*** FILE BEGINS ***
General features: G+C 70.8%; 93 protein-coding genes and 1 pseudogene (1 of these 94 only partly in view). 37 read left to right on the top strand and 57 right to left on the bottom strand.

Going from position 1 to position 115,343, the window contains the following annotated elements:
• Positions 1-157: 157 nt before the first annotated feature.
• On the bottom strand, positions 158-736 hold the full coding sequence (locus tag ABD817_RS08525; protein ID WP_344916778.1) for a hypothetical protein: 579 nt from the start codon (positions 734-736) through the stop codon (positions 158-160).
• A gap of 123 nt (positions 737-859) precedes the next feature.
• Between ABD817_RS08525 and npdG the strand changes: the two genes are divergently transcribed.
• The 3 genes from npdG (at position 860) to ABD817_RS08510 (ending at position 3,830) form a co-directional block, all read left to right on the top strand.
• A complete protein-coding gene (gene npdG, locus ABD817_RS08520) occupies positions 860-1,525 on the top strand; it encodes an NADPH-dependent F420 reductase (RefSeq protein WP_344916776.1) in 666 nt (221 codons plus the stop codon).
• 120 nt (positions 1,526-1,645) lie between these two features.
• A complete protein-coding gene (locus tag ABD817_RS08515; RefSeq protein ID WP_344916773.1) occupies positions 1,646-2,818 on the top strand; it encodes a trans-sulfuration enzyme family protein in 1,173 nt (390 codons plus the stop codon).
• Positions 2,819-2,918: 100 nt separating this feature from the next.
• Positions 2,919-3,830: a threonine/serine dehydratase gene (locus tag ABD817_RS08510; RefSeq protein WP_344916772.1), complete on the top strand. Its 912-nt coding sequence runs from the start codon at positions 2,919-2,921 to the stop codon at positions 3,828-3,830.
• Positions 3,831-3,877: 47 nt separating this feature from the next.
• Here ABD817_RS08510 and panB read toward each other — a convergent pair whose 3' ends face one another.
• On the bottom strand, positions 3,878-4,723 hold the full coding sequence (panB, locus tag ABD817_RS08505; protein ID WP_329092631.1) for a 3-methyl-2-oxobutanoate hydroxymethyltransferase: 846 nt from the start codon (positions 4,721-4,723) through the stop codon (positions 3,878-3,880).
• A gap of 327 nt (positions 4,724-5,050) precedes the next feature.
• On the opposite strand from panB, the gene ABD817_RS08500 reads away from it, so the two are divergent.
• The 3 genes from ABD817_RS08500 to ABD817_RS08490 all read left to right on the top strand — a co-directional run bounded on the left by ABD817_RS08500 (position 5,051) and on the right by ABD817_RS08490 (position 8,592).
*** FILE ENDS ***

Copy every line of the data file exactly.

General features: G+C 70.8%; 93 protein-coding genes and 1 pseudogene (1 of these 94 only partly in view). 37 read left to right on the top strand and 57 right to left on the bottom strand.

Going from position 1 to position 115,343, the window contains the following annotated elements:
• Positions 1-157: 157 nt before the first annotated feature.
• On the bottom strand, positions 158-736 hold the full coding sequence (locus tag ABD817_RS08525; protein ID WP_344916778.1) for a hypothetical protein: 579 nt from the start codon (positions 734-736) through the stop codon (positions 158-160).
• A gap of 123 nt (positions 737-859) precedes the next feature.
• Between ABD817_RS08525 and npdG the strand changes: the two genes are divergently transcribed.
• The 3 genes from npdG (at position 860) to ABD817_RS08510 (ending at position 3,830) form a co-directional block, all read left to right on the top strand.
• A complete protein-coding gene (gene npdG, locus ABD817_RS08520) occupies positions 860-1,525 on the top strand; it encodes an NADPH-dependent F420 reductase (RefSeq protein WP_344916776.1) in 666 nt (221 codons plus the stop codon).
• 120 nt (positions 1,526-1,645) lie between these two features.
• A complete protein-coding gene (locus tag ABD817_RS08515; RefSeq protein ID WP_344916773.1) occupies positions 1,646-2,818 on the top strand; it encodes a trans-sulfuration enzyme family protein in 1,173 nt (390 codons plus the stop codon).
• Positions 2,819-2,918: 100 nt separating this feature from the next.
• Positions 2,919-3,830: a threonine/serine dehydratase gene (locus tag ABD817_RS08510; RefSeq protein WP_344916772.1), complete on the top strand. Its 912-nt coding sequence runs from the start codon at positions 2,919-2,921 to the stop codon at positions 3,828-3,830.
• Positions 3,831-3,877: 47 nt separating this feature from the next.
• Here ABD817_RS08510 and panB read toward each other — a convergent pair whose 3' ends face one another.
• On the bottom strand, positions 3,878-4,723 hold the full coding sequence (panB, locus tag ABD817_RS08505; protein ID WP_329092631.1) for a 3-methyl-2-oxobutanoate hydroxymethyltransferase: 846 nt from the start codon (positions 4,721-4,723) through the stop codon (positions 3,878-3,880).
• A gap of 327 nt (positions 4,724-5,050) precedes the next feature.
• On the opposite strand from panB, the gene ABD817_RS08500 reads away from it, so the two are divergent.
• The 3 genes from ABD817_RS08500 to ABD817_RS08490 all read left to right on the top strand — a co-directional run bounded on the left by ABD817_RS08500 (position 5,051) and on the right by ABD817_RS08490 (position 8,592).